The Programme




Cultural Intermediaries in the Nineteenth-Century Music Market

University of Bristol, June 23–24

Clifton Hill House

Day 1, June 23

Check-in 9:00–9:30

Opening Remarks 9:15–9:30

9:30 – 11:00

Session 1: Institutions


Classical Music as Business: The First Years of the Sociedad de Cuartetos de Madrid (1863-1866)

Teresa Cascudo (Universidad de La Rioja, Spain) and Carolina Queipo (Conservatorio Superior de Música de Navarra, Spain)


Music Published by, and for, Music Teachers: The Case of Juvenile Fairy Operetta in the Late Victorian and Edwardian Eras

Ross Purves (University College London, UK)


Louise Dyer: ISCM Networks and Transnational Aspirations

Kerry Murphy (University of Melbourne, Australia)

Coffee Break 11:00–11:30

Keynote Address


Professor Katharine Ellis, University of Cambridge, UK

When Gatekeepers Fail: Joseph Régnier and Church Music Reform In France, 1848–1860

Lunch 12:30 – 1:30

1:30 – 3:00

Session 2: Methodologies and Questions


The Role of Engravers in Nineteenth-Century Keyboard Music Transmission

David Rowland (The Open University, UK)


Modelling the Music Market: An Analysis of the Printing Records of Leipzig Publishers

Maximilian Rosenthal (Hochschule für Musik und Theater "Felix Mendelssohn Bartholdy", Germany)


Resisting Economic Reductionism; or Why Publish Music? 

Matthew Head (King's College London, UK)

Coffee Break 3:00 – 3:30


Session 3: European Markets and Cities I


The Music Market in a City in Southern Spain through Press Publicity (1833–1874)

M. Belén Vargas Liñán (Universidad de Granada, Spain)


Municipal Competition and Theatre Politics: the Case of Feltre’s Teatro Sociale in the Nineteenth Century

Giulia Brunello (Bern Academy of the Arts, Switzerland)


Known and Unknown Nineteenth Century: Ferenc Liszt in the Creative Landscapes of Ukraine

Olha Myronenko-Mikheishyna (Ukrainian National Tchaikovsky Academy of Music, Ukraine)

Wine Reception at Victoria Rooms 5:30 – 7:00 

Dinner 7:30 TBA

Day 2, June 24

9:00 – 11:00

Session 4: Market and Mediation


Introductory and Emendatory Études: Conflicting Strategies in the Pedagogical Music Market

Gareth Cordery (Columbia University, US)


Performing the Folk: The Folk-Song Society and the Mediation of British Folksong

Grant Woods (Columbia University, US)


“The Dark Side of the Art of Music”: Contesting Pedagogical Reputation and Constructing Intrigue in Der Musikfeind and Der Sohn vom Ritter Gluck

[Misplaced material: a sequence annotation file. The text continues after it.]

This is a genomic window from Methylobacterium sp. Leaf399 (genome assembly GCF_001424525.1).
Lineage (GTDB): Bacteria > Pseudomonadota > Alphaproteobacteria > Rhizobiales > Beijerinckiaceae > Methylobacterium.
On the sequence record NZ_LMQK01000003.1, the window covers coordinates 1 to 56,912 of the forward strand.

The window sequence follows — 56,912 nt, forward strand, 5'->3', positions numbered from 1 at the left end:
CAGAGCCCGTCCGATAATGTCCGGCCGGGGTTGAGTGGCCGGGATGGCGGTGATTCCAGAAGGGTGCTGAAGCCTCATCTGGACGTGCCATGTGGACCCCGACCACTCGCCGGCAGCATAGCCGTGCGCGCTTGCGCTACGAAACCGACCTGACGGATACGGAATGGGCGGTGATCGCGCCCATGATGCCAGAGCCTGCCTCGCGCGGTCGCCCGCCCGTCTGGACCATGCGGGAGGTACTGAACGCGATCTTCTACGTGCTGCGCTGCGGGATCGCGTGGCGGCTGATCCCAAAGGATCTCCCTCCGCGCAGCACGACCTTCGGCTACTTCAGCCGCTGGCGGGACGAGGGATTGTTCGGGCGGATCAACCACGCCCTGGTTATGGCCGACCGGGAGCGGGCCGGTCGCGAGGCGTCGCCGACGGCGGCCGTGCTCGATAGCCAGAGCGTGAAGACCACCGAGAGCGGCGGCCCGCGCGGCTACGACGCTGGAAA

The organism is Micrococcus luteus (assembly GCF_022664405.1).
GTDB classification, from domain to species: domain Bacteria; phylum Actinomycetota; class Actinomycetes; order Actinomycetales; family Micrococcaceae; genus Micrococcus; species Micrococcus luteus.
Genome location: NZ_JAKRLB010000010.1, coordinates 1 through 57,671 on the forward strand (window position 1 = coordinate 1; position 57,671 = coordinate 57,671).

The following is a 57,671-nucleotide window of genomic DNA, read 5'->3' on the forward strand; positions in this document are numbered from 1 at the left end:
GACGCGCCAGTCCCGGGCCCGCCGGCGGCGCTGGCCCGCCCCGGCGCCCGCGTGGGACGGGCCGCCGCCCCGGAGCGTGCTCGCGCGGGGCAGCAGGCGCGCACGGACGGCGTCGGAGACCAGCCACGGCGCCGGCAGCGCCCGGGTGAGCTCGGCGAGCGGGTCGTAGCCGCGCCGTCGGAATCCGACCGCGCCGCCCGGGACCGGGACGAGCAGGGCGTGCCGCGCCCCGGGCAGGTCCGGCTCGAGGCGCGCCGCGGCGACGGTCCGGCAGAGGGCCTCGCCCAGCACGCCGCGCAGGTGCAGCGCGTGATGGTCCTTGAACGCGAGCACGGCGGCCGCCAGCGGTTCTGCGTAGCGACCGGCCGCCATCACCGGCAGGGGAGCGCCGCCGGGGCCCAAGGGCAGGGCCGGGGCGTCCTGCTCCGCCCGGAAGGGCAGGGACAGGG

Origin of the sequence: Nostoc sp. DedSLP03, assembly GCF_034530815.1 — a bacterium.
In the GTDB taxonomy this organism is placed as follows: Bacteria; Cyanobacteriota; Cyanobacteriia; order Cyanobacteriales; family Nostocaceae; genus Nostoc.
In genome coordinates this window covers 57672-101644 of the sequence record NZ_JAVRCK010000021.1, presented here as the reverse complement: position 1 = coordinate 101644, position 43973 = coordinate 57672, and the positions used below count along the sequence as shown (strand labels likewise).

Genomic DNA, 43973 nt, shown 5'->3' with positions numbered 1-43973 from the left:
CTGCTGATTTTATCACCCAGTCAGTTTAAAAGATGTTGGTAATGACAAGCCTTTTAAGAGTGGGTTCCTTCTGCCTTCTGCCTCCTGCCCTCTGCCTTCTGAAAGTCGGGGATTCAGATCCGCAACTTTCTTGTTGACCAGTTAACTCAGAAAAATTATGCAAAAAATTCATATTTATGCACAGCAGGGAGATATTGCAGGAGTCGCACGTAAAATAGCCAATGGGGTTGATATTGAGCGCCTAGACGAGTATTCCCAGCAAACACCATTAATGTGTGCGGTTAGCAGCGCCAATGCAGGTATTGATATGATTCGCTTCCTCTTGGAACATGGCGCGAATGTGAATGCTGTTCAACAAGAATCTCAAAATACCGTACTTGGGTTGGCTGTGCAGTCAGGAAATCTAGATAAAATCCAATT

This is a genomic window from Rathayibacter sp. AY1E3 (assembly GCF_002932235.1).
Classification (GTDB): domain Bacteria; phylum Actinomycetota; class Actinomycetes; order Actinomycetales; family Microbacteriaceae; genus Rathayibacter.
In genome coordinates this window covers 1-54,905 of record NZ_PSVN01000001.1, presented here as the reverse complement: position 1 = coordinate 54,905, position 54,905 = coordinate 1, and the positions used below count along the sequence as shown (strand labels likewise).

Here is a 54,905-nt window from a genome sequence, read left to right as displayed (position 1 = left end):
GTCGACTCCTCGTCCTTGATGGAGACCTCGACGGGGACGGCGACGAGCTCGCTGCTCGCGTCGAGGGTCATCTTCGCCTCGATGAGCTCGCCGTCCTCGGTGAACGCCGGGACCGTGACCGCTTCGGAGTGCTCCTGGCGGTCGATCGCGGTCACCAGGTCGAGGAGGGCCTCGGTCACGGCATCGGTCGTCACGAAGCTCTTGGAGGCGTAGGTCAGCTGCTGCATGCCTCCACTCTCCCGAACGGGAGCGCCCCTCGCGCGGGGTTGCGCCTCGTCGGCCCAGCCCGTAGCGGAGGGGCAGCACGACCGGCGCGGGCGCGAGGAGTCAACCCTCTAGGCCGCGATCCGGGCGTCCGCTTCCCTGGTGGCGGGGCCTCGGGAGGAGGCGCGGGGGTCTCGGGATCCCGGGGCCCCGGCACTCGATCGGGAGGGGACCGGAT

Kristin Franseen (Concordia University, Canada)


Publicity, Morality, and Gender: Advertising the Parisian Lyric Stage, 1789–1918

 Mark Everist (University of Southampton, UK)

Coffee Break 11:00 - 11:30

11:30 – 1:00

Session 5: Agents


The Development and Uses of W T Freemantle’s Subscription List for Spohr’s Twenty-fourth Psalm

 Bryan White (University of Leeds, UK)


The Pragmatism of ‘Musical Progress’: Franz Brendel’s Cultural Authority in Context

Sean Reilly (Leipzig University, Germany)


"The Damned Score Thief" — Business Practices of the Music Dealer Carl Zulehner 

Karl Traugott Goldbach (Spohr Museum, Germany)

Lunch 1:00 - 2:00

2:00 – 3:30

Session 6: Extra-European Markets and Cities


From Theft to Pyramid Schemes, to Missionaries in China: How Rev John Curwen’s Tonic Sol-fa Empire was Too Successful

 Ellan A. Lincoln-Hyde (SOAS University of London, UK)


Impresario Bullies: Passion, Politics, and the Performing Arts in the Ottoman Empire

Özgecan Karadağlı (Bahçeşehir University Conservatory, Turkey)


Made in Latin America, Printed in Europe: The Complex Business of Music Editing across the Atlantic in the Mid-Nineteenth Century

José Manuel Izquierdo König (Pontificia Universidad Católica, Chile)

Coffee Break 3:30 - 4:00

4:00 – 5:00

Session 7: European Markets and Cities II


Commercial and Serious Music Thriving Side by Side: Restaurants, Cafés and Other Entertainment Venues as Channels for Different Musical Genres in Late 19th Century Stockholm

Anne Reese Willén (Uppsala University, Sweden)


Behind the Scenes at the Éditions de l’Oiseau-Lyre

Madeline Roycroft (University of Melbourne, Australia)

Concluding Remarks 5:00–5:15

End of Conference